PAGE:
RULE: Well, I -- again, I'll let the judge speak for himself. Knowing Bill Gates, knowing the company, I think that they are very far from untrustworthy. What they try to do is keep their eye on consumers. They want to make good software at low prices, sometimes that puts them at odds with competitors. Sometimes it means they want to beat competitors, and there are plenty of documents that say that.

But I don't think untrustworthy is a fair characterization of Microsoft. I think they've been pretty up front about what they're trying the do, that's make better software for consumers. It happens to make some competitors upset, that they've come in, and the government had a very skillful cross-examiner, David Boyd, there's no question about that, but I don't think it gets to the fundamental question of whether or not Microsoft can be trusted by consumers to make good products; and that's what they do.

COSSACK: Steve Sunshine, many people believe that Bill Gates, through his videotape testimony, just didn't do a very good job in -- certainly in convincing the judge, was caught in a lot of inconsistencies.

Do you think that was the major part of why this case was lost by Microsoft?

SUNSHINE: I think that that was one part of it. I mean, there's no doubt that Microsoft as a company lost the trial of a court judge at some point during the proceeding, and there could be a lot of reasons for it. I mean, clearly the Gates testimony was not well received by the judge. I mean, when you have the judge rolling his eyes at the testimony of the chief executive officer, that's not a good thing.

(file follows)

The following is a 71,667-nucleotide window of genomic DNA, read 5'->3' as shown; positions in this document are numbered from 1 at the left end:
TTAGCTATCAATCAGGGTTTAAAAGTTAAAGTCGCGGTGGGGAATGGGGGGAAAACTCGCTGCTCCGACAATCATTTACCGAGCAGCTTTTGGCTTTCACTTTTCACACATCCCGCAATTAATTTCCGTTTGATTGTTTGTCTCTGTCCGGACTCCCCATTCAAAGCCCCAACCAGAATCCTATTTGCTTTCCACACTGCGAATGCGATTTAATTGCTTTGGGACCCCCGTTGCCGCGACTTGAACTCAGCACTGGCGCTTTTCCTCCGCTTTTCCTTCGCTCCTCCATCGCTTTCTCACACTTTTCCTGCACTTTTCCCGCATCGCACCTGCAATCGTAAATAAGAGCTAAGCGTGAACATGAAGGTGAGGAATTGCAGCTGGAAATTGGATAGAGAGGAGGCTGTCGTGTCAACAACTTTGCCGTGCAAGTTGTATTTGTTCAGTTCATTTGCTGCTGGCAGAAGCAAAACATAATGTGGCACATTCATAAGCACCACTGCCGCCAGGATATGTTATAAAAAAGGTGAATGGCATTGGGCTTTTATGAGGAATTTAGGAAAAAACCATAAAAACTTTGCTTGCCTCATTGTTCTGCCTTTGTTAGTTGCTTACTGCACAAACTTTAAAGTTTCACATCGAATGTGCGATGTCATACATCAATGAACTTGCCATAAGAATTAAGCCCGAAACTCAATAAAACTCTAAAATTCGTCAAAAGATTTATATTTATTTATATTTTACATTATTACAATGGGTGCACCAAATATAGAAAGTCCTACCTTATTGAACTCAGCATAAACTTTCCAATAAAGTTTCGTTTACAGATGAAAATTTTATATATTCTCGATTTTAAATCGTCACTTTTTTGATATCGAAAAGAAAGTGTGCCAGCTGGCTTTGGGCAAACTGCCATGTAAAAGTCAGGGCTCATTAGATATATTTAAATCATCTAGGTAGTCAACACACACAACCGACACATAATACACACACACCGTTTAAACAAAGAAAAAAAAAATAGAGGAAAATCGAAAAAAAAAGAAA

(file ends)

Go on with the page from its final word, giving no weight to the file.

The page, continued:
I think that there's also credibility instances with Microsoft's lawyers during the trial. The whole issue with the videotape, twice, through the accuracy and the reliability of the videotape. Federal court judges do not like that. It's clear the judge was lost during the course, whether it was Microsoft, whether it was Gates, whether they're one and the same in the judge's mind, I don't think, matters much.

It was clear at the end of the trial that the judge had decided that he could not trust Microsoft. He then boot-strapped that into his justification for why he picked a very draconian remedy. And it certainly is a relevant consideration about: Do I want to put a conduct remedy, a behavioral control remedy in place with people who I think are untrustworthy and haven't done it, and haven't applied by the rule of the law in the past. Now, whether that is sufficient grounds or not, the court of appeals and the Supreme Court will tell us. But that's what the judge was doing and I think it did come out of the whole pattern of conduct that the court saw before.

COSSACK: All right, let's take a break.

Up next, if this case is appealed, where will it be heard? at a U.S. District Court, or the Supreme Court of the United States? and it will be appealed.

Stay with us.


Q: Boulder Police Chief Mark Beckner has received a letter from an attorney for John and Patsy Ramsey saying they're willing to meet with investigators. When was the last time the Ramsey's were interviewed by the Boulder Police?

A: June, 1998.



COSSACK: Lawyers for Microsoft corporation are weighing their next legal move in light of yesterday's ruling by a federal judge to breakup the computer software giant. But when the appeal is filed, where will it be heard?